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The Cost of Perfection: 5 Ways You Are Paying the Price






Perfectionism comes from a good place; you want to do your best because of how deeply you care. It is a beautiful thing to care so deeply, but a heart grows heavy when it carries too much weight. If this is something you can relate to, take a few deep breaths and give away the need to make everyone happy and everything perfect.


I know a lot of people who take pride in their perfectionism. I know this because I used to be one of them. Maybe you have said phrases such as “Nothing went wrong; it was amazing,” “Everything went perfect,” or “Things went exactly as they were supposed to.” Even when I said those things, I was left feeling incomplete. No matter how awesome things went, I still felt like something was missing, and I could not figure out why. 


Some people feel pressured to be perfect by their jobs or families. You may believe you need to host the most flawless event, get straight A’s, and never mess up. Or maybe everything just has to look perfect. No one on the outside could tell, but the day was a disaster, but you would never let it show. There is a point to being professional, but it is another story to think you can't be honest and reach out for help. It’s draining and isolating, striving for perfectionism. 


We can mess up, ask for help, and still be a good leader. Leaders aren’t perfect. The best leaders make mistakes all the time because they are not afraid to make mistakes, even if that means they are not that impressive.


What is the cost of this so-called perfectionism? 


  1. It’s exhausting: There is nothing wrong with planning and working hard to make sure everything goes the best that it can. Some things are worth planning, and ministry (or whatever your calling is) is one of them. However, we can’t plan for everything, and we will never be able to make everyone happy. It is not our job to fix every problem and attend to every need; it is our job to lead and empower others to fix their own issues, but you can’t force them to do so. Stop exhausting yourself for poor reasons. Let yourself off the hook. Things go wrong, and no matter how perfect you strive to be, that will always be the case.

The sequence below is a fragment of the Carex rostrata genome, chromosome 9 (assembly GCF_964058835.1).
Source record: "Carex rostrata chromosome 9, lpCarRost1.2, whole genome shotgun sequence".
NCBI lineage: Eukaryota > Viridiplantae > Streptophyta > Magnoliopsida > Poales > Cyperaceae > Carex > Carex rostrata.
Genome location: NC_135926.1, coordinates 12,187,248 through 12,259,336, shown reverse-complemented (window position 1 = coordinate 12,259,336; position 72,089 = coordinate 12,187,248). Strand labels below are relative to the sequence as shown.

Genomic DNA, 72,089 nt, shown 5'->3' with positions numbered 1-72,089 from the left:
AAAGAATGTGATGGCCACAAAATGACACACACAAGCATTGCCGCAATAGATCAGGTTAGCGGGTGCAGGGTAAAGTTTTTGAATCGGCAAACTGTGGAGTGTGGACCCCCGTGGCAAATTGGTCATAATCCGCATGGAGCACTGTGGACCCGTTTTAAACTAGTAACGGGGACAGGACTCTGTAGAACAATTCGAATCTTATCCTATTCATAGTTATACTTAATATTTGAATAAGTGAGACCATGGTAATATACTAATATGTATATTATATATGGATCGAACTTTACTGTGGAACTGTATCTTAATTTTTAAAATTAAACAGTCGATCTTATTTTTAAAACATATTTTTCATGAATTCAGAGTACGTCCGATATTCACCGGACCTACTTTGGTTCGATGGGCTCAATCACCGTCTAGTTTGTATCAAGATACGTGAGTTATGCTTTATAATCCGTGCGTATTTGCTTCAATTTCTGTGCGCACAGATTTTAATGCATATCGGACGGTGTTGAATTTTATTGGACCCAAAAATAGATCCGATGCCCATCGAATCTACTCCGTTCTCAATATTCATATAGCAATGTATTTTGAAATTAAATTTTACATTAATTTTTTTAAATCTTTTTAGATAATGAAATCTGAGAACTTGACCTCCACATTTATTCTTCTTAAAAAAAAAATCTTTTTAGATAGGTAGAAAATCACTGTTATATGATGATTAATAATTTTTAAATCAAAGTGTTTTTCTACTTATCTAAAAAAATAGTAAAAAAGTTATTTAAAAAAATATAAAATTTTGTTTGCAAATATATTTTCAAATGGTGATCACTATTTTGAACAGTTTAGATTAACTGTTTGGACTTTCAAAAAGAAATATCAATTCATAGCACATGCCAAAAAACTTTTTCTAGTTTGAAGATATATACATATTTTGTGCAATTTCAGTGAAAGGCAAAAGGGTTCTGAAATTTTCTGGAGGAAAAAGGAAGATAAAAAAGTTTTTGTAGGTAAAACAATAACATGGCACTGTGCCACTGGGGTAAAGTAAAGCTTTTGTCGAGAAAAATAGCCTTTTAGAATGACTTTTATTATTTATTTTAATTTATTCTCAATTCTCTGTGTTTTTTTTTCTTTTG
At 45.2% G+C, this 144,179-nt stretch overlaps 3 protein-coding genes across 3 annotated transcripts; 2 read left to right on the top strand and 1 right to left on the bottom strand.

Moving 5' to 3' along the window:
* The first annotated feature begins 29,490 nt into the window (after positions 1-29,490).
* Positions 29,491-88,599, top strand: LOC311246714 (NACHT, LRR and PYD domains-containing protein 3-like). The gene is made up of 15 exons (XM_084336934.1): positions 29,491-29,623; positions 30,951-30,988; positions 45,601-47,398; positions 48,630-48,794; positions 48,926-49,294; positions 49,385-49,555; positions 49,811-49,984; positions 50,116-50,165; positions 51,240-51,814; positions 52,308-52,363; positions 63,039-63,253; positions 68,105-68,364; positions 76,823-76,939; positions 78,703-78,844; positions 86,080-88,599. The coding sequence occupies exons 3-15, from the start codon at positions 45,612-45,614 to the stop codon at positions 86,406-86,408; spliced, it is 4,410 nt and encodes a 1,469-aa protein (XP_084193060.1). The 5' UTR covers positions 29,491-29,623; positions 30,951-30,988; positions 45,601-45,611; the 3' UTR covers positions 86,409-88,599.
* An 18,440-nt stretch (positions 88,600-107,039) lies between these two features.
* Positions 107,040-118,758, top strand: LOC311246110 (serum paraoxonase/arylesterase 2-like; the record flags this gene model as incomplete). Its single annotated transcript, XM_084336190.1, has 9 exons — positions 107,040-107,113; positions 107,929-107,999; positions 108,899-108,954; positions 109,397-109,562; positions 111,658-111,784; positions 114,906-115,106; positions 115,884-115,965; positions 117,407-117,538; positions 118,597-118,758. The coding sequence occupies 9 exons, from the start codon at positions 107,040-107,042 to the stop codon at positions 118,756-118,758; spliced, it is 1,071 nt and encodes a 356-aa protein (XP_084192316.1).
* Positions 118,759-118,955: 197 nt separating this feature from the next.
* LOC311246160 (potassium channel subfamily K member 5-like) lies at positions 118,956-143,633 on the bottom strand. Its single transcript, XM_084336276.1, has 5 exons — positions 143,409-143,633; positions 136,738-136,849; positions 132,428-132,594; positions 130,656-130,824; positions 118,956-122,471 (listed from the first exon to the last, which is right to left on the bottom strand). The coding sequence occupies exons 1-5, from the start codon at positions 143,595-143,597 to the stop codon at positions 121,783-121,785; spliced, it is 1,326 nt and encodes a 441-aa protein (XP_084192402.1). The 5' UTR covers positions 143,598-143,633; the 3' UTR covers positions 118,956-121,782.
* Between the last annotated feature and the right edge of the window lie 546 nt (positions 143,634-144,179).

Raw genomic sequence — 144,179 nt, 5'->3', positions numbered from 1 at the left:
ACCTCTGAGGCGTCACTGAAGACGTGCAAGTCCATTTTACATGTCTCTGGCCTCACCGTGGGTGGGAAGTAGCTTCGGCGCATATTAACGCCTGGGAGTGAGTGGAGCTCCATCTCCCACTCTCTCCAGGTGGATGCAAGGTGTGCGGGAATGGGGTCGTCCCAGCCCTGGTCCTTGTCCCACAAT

2. You get so distracted by perfectionism that you forget about holiness: Romans 12:1 says, "Christians must worship God by offering their “bodies as a living sacrifice, holy and pleasing to God.” The Bible makes it clear we should strive for holiness. Holiness is choosing to walk in the path of God rather than the path of sin. Holiness is not perfection. The tech can fail on a Sunday morning, your best lead volunteer can get sick, and the worship can still be holy. Holiness is not measured by things going right but by a heart posture of surrendering to God. So the next time you want to say “Everything went perfect,” replace it with “Everything went holy” and see if it is still true. Perfectionism, without meaning, can take humanity away from the church. 

  3. You put all the pressure on your shoulders instead of trusting God. God wants to help us; he wants us to put our faith in him so we can see all that he can do. Not when you made it happen but when God made it happen. When God made it happen with no money, no connections, or no fame. How can He move if we never stop? Sometimes, our strive for accomplishment gets in the way of God being able to work.  

  4. You can put the Holy Spirit in a box: The Holy Spirit can work no matter how many things go wrong. Why do we think the Holy Spirit can only move if we perform big enough? Really, it stems from a lack of trust in the Spirit, so we assume a false sense of responsibility. The Holy Spirit is bigger than our egos. 1 Corinthians 3:16-17 says, “Don’t you realize that all of you together are the temple of God and that the Spirit of God lives in you? God will destroy anyone who destroys this temple. For God’s temple is holy, and you are that temple.” The Holy Spirit lives in us; therefore, it starts with us.


5. You are afraid to fail: I mentioned above that the best leaders fail all the time. We need to encourage others to fail more. Failure means you tried something new; failure means you gave something a shot. Trying and failing is something to be admired, not something to be embarrassed about. You would physically cringe at the first few graphic designs I made for my church almost ten years ago. To this day, I look and laugh at them to see how far I have come. If they had not let me be bad, I would have never grown to be good. Now, I design professional book covers and ministry content because I allowed myself to learn. Don't be afraid to be terrible at something; it is not worth the cost. And keep scrolling if you want to see one of my first graphic designs. 


God, I pray the next time the plans go wrong, we remember what You say about us and the work we are doing. I pray we don't let the disappointment of imperfection turn us bitter but instead lead us to rely on you. Amen.


The main verse from my book Bad Reviews is Galatians 1:10, which says, “For am I now seeking the approval of man, or of God? Or am I trying to please man? If I were still trying to please man, I would not be a servant of Christ." The book focuses on coping with rejection in a godly way. If you believe it is something that can help you, you can order here: 






From roughly 2015, made on pages.




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